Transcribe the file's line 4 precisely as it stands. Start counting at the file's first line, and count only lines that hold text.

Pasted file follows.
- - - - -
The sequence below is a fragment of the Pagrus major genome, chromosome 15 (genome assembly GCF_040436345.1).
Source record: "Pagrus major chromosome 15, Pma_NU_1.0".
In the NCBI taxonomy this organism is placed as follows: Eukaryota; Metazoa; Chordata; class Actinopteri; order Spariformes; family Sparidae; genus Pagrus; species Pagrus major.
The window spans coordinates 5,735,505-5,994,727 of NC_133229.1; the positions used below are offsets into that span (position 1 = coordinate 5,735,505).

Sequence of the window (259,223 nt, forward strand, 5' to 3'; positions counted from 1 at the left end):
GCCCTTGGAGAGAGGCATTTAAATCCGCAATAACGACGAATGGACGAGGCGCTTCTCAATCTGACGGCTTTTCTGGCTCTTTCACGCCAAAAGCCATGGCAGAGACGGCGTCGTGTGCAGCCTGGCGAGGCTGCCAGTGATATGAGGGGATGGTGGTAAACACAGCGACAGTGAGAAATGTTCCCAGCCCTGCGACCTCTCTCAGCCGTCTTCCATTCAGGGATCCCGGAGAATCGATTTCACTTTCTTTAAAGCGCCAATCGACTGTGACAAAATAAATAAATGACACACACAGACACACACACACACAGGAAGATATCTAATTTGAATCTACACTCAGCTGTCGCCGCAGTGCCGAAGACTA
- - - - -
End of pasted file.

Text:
The window spans coordinates 5,735,505-5,994,727 of NC_133229.1; the positions used below are offsets into that span (position 1 = coordinate 5,735,505).